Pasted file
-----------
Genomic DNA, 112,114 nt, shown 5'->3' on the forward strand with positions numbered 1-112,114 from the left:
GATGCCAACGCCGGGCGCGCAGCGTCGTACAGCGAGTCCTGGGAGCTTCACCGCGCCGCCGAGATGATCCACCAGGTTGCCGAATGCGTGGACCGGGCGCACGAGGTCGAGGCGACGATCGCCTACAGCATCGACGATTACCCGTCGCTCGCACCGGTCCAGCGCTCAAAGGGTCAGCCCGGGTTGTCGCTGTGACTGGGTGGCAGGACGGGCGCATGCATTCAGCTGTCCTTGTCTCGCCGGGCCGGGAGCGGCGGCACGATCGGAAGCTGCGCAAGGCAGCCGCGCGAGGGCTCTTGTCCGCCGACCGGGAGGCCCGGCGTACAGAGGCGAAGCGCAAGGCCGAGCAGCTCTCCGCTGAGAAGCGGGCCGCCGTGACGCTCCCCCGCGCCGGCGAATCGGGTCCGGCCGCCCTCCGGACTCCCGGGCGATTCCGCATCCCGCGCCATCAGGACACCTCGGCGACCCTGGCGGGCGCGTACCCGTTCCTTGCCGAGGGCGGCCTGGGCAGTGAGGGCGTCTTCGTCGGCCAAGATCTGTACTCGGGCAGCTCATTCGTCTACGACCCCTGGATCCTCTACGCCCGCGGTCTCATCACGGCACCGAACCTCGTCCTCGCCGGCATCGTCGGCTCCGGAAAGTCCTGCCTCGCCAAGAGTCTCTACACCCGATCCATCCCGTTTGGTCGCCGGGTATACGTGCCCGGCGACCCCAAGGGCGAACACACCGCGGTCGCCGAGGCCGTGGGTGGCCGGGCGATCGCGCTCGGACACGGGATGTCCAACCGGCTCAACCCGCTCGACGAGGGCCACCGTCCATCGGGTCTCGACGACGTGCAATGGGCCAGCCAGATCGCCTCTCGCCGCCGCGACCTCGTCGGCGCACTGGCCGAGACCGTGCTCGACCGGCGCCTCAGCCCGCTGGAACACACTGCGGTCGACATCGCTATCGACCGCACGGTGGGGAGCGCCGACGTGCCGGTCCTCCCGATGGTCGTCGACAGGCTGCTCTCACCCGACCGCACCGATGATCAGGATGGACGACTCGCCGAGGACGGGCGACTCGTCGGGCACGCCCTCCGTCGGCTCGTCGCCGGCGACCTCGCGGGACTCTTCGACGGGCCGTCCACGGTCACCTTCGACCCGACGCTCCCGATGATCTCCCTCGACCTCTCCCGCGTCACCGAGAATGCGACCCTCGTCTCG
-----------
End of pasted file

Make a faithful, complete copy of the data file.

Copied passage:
Genomic DNA, 112,114 nt, shown 5'->3' on the forward strand with positions numbered 1-112,114 from the left:
GATGCCAACGCCGGGCGCGCAGCGTCGTACAGCGAGTCCTGGGAGCTTCACCGCGCCGCCGAGATGATCCACCAGGTTGCCGAATGCGTGGACCGGGCGCACGAGGTCGAGGCGACGATCGCCTACAGCATCGACGATTACCCGTCGCTCGCACCGGTCCAGCGCTCAAAGGGTCAGCCCGGGTTGTCGCTGTGACTGGGTGGCAGGACGGGCGCATGCATTCAGCTGTCCTTGTCTCGCCGGGCCGGGAGCGGCGGCACGATCGGAAGCTGCGCAAGGCAGCCGCGCGAGGGCTCTTGTCCGCCGACCGGGAGGCCCGGCGTACAGAGGCGAAGCGCAAGGCCGAGCAGCTCTCCGCTGAGAAGCGGGCCGCCGTGACGCTCCCCCGCGCCGGCGAATCGGGTCCGGCCGCCCTCCGGACTCCCGGGCGATTCCGCATCCCGCGCCATCAGGACACCTCGGCGACCCTGGCGGGCGCGTACCCGTTCCTTGCCGAGGGCGGCCTGGGCAGTGAGGGCGTCTTCGTCGGCCAAGATCTGTACTCGGGCAGCTCATTCGTCTACGACCCCTGGATCCTCTACGCCCGCGGTCTCATCACGGCACCGAACCTCGTCCTCGCCGGCATCGTCGGCTCCGGAAAGTCCTGCCTCGCCAAGAGTCTCTACACCCGATCCATCCCGTTTGGTCGCCGGGTATACGTGCCCGGCGACCCCAAGGGCGAACACACCGCGGTCGCCGAGGCCGTGGGTGGCCGGGCGATCGCGCTCGGACACGGGATGTCCAACCGGCTCAACCCGCTCGACGAGGGCCACCGTCCATCGGGTCTCGACGACGTGCAATGGGCCAGCCAGATCGCCTCTCGCCGCCGCGACCTCGTCGGCGCACTGGCCGAGACCGTGCTCGACCGGCGCCTCAGCCCGCTGGAACACACTGCGGTCGACATCGCTATCGACCGCACGGTGGGGAGCGCCGACGTGCCGGTCCTCCCGATGGTCGTCGACAGGCTGCTCTCACCCGACCGCACCGATGATCAGGATGGACGACTCGCCGAGGACGGGCGACTCGTCGGGCACGCCCTCCGTCGGCTCGTCGCCGGCGACCTCGCGGGACTCTTCGACGGGCCGTCCACGGTCACCTTCGACCCGACGCTCCCGATGATCTCCCTCGACCTCTCCCGCGTCACCGAGAATGCGACCCTCGTCTCG